23 January 2020, Ololokwe, Samburu county, Kenya - FAO ground team inspect and procede to trapping of the locusts after an aerial spraying in the invaded area. The desert locusts have swarmed in Kenya from Somalia and Ethiopia, destroying farmlands.
Ravenous swarms threaten entire East Africa subregion. FAO scales up its emergency response with a massive, border-spanning campaign needed to combat locust upsurge in East Africa. Given the scale of the current swarms, aerial control is the only effective means to reduce the locust numbers.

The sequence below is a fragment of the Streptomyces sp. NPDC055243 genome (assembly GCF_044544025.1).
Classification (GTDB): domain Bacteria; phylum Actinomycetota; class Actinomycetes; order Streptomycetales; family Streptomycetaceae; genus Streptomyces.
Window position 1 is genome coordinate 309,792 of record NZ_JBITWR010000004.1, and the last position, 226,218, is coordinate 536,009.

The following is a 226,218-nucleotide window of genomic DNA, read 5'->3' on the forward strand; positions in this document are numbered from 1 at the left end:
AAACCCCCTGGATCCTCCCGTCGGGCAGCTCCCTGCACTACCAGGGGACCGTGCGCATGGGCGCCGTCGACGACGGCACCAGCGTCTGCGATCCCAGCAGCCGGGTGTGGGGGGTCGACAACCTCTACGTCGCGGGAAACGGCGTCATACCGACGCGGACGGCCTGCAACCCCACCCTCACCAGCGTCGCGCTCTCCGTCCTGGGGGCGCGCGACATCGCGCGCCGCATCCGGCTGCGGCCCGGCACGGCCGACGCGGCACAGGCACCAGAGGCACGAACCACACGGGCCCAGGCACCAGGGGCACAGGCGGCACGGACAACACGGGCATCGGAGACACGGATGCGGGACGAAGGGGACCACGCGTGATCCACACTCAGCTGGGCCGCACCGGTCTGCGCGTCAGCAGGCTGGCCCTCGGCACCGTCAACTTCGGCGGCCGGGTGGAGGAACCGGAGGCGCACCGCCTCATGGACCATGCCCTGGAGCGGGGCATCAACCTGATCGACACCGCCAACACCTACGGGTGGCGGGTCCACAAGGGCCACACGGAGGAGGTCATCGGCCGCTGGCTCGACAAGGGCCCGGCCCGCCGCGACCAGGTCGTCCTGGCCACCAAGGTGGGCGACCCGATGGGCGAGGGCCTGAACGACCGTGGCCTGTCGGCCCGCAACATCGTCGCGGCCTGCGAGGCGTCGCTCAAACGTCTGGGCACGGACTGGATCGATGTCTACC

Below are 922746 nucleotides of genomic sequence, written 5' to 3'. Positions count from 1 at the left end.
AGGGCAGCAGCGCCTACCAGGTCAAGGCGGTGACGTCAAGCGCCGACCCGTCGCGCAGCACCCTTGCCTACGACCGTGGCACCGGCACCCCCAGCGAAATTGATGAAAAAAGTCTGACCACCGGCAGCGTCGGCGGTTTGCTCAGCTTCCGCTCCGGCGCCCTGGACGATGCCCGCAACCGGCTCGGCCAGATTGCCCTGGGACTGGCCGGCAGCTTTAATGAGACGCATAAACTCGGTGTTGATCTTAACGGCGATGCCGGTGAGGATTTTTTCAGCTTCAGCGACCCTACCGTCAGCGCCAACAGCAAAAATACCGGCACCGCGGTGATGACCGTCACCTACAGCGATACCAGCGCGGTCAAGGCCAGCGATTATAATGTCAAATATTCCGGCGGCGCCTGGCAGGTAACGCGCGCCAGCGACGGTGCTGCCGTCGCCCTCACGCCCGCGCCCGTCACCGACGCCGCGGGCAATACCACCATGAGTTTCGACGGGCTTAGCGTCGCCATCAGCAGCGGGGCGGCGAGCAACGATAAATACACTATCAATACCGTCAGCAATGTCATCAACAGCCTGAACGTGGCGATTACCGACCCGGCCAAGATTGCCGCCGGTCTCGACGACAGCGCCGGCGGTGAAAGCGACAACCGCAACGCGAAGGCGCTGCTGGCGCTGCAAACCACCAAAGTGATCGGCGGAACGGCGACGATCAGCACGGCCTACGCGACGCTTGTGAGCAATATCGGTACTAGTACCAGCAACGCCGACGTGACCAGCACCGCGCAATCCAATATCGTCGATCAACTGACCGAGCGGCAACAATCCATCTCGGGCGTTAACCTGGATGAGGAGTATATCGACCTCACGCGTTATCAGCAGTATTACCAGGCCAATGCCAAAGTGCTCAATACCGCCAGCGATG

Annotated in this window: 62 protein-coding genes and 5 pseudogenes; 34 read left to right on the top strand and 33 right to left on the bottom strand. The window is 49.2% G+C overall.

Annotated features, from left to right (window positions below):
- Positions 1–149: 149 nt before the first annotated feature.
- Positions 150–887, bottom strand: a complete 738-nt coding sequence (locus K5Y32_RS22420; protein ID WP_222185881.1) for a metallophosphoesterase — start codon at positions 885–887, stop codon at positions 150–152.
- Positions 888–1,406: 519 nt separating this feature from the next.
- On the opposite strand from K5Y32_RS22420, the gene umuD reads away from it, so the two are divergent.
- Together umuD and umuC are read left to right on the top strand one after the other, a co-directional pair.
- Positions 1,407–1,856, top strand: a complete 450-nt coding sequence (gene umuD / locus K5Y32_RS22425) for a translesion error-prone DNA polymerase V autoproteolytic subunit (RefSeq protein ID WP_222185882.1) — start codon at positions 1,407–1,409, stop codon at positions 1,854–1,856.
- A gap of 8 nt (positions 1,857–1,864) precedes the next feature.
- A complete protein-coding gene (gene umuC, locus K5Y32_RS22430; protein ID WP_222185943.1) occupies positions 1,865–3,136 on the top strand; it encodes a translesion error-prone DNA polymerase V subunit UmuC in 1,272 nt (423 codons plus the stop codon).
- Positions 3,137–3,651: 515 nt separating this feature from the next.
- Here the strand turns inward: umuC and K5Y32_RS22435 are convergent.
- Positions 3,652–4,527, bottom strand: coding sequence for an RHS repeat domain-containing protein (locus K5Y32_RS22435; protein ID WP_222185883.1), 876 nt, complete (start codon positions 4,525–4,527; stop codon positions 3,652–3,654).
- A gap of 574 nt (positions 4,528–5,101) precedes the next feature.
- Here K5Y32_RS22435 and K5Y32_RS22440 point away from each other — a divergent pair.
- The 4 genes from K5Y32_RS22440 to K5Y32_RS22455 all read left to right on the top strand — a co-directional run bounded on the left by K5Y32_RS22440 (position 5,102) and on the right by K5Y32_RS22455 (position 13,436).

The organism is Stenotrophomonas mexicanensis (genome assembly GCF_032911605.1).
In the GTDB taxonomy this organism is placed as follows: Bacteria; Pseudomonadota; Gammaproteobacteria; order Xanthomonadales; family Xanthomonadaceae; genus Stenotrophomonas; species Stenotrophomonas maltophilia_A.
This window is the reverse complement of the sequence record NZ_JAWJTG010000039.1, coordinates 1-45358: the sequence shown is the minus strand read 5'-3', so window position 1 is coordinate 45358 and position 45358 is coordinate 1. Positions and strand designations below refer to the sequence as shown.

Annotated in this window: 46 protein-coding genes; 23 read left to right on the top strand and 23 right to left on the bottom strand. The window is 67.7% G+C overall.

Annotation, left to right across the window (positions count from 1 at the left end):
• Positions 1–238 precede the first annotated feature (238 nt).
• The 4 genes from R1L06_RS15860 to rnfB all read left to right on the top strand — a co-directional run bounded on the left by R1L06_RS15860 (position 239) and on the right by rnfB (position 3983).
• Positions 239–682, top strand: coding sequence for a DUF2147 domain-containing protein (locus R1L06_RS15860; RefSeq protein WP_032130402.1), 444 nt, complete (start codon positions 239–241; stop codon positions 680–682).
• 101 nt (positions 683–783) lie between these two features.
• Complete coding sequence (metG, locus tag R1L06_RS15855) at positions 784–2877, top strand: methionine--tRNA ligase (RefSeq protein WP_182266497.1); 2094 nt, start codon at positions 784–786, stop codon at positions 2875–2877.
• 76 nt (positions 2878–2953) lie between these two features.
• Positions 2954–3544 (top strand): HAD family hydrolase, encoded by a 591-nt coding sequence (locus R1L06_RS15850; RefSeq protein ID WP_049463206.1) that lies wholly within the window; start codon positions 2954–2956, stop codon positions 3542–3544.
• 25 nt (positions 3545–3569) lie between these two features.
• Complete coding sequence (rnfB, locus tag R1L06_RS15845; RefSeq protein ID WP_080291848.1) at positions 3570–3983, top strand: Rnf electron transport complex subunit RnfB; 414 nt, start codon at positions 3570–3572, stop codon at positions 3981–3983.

Yellow locust are mature, and ready for mating and are laying eggs in the sand.
Pink locust are younger, and still need a lot of food (more dangerous for farms and green vegetation) to fully mature.
After laying eggs, small ones, next generation locust will be born after two weeks, approximately 200 newborns per mother locust. And so swarms will multiply.